“And now, O Israel, what does the Eternal One your G-d demand of you? Only this: to revere/ fear (yirah) the Eternal One, your G-d, to walk only in G-d’s paths, to love G-d, and to serve the Eternal One, your G-d, with all your heart and soul.” (Deuteronomy 10:12). With this week’s parashah, Eikev, we are commanded to fear, or revere, or be in awe of G-d.  The Hebrew term, yirah, is a problematic one.  The two potential emotions that it suggests have very different connotations and suggest contradictory types of relationships with the Divine.

Fear:  Fear is one of our most basic, primal emotions.  We feel it from earliest childhood.  Fear is not a gentle and loving state.  It brings forth adrenaline, a fight or flight response, the need to be rescued or to escape.  We cannot be comforted by those things that frighten us.

Fear is not always bad, however.  The other side of fear is that it can keep us from engaging in dangerous behaviors.  It can inspire us to behave well, as a way to avoid punishment.  Still, the motivation of fear is self-centered and somewhat child-like.  It is couched in negativity.

Awe is a very different kind of emotion – a higher, more adult way of understanding the things around us.  Awe is about inspiration, beauty, the recognition that there are things in this world that are beyond human reach and understanding.  In some sense awe and fear are opposite sides of a coin.  Both are about the unknown, but one requires a greater depth of thought.  In order to feel awe, we have to appreciate and accept that we understand little.  Through that acceptance, we can avoid fear and embrace awe.

The High Holiday liturgy and music deal extensively with the concept of yirah, both as awe and as fear.  I am troubled by the liturgies and melodies that seek to convey and express fear.  To me, it is like those television shows that sell only sex.  Those pieces are calling out to our most primitive mind in the effort to reach out to our souls.  It’s easy.  It’s a cop out, and yet I am sure that the liturgists felt that the absolute necessity to touch people on the High Holy days makes that kind of (perhaps) cheap trick necessary.

The best example of this that I can think of is the Un’taneh Tokef prayer, which includes the B’rosh Hashanah prayer.  The prayer begins by describing G-d as “nora v’ayom” – “awesome and full of dread.” The Brosh Hashanah prayer describes the great tragedies that can befall people.   In it, we consider who, in the coming year, will die by fire, hunger, thirst, flood, or devastation.  The prayer makes us ponder our mortality and by suggesting that we can “temper the severe decree” through acts of prayer, charity, and repentence, it invokes a sense of fear that we will not do enough, and that G-d will punish us.

If the text wasn’t frightening enough, the music certainly compounds the sense of dread.  Clearly the writers of this liturgy believed that this is what it took to keep the people from anarchy, murder and mayhem.  This is not a theology that most of us subscribe to and yet, I know that when I sing those words, I suddenly do believe them.  I cold chill goes through me almost every time.  The text and music have their desired affect on  me: yirah, but in the most negative sense of the word.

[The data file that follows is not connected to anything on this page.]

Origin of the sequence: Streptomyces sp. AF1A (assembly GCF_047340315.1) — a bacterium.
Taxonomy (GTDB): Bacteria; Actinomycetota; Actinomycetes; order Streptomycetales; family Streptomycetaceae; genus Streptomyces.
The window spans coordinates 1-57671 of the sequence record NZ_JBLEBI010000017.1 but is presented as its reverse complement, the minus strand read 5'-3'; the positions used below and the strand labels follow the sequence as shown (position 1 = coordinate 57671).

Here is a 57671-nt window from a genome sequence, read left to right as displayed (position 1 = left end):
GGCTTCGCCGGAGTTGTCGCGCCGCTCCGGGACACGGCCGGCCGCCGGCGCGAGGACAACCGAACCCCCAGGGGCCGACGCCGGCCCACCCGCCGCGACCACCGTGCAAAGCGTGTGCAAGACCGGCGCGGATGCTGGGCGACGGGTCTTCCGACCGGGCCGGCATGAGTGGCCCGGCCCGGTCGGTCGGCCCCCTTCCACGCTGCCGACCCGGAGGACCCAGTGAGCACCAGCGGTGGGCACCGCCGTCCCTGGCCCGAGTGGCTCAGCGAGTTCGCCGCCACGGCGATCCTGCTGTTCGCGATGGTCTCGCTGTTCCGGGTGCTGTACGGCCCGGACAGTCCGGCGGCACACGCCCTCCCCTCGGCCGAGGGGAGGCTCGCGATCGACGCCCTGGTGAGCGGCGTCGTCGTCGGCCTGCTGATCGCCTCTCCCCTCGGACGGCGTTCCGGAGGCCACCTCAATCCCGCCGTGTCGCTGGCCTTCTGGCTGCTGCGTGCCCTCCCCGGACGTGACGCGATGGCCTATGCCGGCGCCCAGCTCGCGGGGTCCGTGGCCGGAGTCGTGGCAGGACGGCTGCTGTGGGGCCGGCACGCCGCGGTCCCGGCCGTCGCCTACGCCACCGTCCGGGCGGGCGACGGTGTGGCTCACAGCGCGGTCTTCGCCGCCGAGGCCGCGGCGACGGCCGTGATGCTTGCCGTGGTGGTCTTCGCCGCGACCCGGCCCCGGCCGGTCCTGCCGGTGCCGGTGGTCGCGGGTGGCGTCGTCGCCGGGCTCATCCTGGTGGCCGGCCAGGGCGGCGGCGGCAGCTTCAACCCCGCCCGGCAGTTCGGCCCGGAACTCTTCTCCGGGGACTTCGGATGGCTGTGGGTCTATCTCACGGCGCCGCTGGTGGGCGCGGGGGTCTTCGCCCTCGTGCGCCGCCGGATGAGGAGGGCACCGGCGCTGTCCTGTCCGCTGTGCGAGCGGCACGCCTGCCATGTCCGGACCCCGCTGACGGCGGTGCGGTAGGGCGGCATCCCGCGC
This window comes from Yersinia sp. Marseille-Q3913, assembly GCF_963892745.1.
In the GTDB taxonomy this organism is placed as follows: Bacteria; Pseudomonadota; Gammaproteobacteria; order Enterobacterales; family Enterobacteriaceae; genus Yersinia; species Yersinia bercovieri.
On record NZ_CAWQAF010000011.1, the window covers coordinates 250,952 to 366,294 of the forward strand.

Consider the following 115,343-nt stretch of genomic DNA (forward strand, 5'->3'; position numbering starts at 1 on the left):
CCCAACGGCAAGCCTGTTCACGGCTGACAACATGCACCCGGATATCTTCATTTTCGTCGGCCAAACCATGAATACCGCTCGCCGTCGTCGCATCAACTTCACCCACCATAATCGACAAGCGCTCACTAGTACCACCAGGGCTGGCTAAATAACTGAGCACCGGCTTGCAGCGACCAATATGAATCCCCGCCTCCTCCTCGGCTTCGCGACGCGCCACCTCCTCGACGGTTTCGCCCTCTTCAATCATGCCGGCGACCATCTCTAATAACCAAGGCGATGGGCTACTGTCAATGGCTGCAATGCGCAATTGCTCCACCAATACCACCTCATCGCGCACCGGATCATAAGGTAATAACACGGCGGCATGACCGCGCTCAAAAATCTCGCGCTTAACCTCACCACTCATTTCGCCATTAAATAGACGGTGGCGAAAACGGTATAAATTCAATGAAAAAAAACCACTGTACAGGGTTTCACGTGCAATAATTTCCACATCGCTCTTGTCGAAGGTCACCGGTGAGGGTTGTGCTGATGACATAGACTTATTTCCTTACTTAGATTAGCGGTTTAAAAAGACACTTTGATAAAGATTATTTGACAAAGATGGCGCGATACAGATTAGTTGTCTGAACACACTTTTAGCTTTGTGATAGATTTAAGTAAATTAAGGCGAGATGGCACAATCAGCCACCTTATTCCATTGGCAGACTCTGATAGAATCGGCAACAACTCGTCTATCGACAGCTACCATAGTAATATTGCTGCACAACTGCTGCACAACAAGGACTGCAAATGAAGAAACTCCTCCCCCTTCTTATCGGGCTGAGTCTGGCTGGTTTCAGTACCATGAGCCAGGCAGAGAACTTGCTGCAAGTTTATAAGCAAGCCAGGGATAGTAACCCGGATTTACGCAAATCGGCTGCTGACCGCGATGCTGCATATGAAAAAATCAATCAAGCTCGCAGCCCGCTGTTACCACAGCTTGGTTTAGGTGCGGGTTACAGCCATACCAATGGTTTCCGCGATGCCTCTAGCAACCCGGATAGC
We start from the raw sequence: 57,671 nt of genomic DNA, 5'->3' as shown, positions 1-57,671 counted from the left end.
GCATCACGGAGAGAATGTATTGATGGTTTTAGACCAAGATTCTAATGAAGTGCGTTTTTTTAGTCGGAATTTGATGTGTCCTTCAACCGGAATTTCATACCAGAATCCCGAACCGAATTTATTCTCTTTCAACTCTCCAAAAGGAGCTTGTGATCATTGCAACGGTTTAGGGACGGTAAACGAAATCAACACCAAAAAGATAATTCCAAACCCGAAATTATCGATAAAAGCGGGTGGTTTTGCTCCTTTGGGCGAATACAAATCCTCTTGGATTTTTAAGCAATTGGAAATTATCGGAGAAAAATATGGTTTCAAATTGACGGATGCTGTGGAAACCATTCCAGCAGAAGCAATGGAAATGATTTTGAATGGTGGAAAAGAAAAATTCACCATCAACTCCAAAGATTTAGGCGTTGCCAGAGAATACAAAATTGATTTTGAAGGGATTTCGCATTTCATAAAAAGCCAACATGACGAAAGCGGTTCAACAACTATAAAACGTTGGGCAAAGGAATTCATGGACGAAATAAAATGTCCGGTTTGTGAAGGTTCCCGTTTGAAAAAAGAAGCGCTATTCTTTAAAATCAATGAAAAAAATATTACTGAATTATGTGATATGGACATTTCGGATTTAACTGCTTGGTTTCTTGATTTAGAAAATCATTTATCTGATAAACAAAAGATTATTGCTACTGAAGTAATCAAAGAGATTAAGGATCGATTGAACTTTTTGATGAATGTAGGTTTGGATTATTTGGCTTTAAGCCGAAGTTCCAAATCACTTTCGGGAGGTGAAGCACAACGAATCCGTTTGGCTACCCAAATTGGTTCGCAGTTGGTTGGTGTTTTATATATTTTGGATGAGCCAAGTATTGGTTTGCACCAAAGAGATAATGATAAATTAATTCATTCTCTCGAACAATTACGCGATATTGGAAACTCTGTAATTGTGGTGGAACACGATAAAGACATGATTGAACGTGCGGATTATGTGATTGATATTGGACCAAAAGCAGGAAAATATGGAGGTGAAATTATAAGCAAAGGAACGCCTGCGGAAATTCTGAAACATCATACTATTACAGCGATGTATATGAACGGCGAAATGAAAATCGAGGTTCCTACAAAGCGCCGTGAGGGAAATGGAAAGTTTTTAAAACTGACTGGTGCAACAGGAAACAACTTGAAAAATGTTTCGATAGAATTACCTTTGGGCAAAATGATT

Do we really believe that G-d is the destructive force in the fire, the flood, the tragedy?  Isn’t G-d the Oseh Hashalom– the MAKER of piece?  Our liturgy says, “Baruch Omeir v’Oseh” – “Blessed is the One who speaks and it comes to be.”  G-d is a creative force.  G-d is in the firefighters, the relief workers, the people who run to donate blood, time, and money.  G-d is the spark in all of us that inspires us to help one another through difficult times.  Evil is the absence or denial of that spark.  Evil is in destruction, not creation.

The other side of the yirah coin is awe, that sense of wonder in the contemplation of that aspect of G-d that is beyond knowing, the ein sof. When we ponder how small humans are compared to the Earth, how small the earth is compared to the sun, how small the sun compared to the solar system, the galaxy, the universe.  We are a tiny, insignificant speck.  The psalmist writes, “what are we, that you are mindful of us?”   This is awe.  Awe is in the realization that even in being so minuscule, G-d is indeed “mindful” of us.

The music of the High holy days expresses this aspect of yirah as well.  We hear it in the Mah Tovu with which we open our Rosh Hashanah services at Temple Beth Torah- the setting by Lewandowski.  “How good it is,” we sing with wonder as G-d’s presence fills us with awe through this glorious melody.

Yirah as awe is such a wonderful way to experience the Divine.  We feel it in a beautiful sunrise and a baby’s smile.  Awe is full of positive feelings, but it is much harder to access than fear.  This is part of what makes it such a treat when it happens.

The mystics teach us that there are many aspects to G-d’s presence.  They illustrate this in a structure that looks like a ladder or tree.  At the top is the unknowable ein sof, also called the keter, or crown.  Ein sof means without end.  This is the most mysterious aspect of the Divine.  At the bottom of the ladder is shechinah, the feminine aspect of G-d.  This is essentially G-d as we experience G-d on earth.  What a gift that is.  G-d is at the same time a completely esoteric being beyond all understanding, AND a presence that we can feel and relate to in our everyday life.

Thank G-d for that!  There is yirah, as awe or (hopefully not as) fear – those glimpses of the Ein Sof that take our breath away.  And then there is a more accessible experience of the Shechinah.

“And now, O Israel, what does the Eternal One, your G-d demand of you? Only this: to have yirah for the Eternal your G-d, to walk only in G-d’s paths, to love G-d, and to serve the Eternal One your G-d with all your heart and soul.” (Deuteronomy 10:12).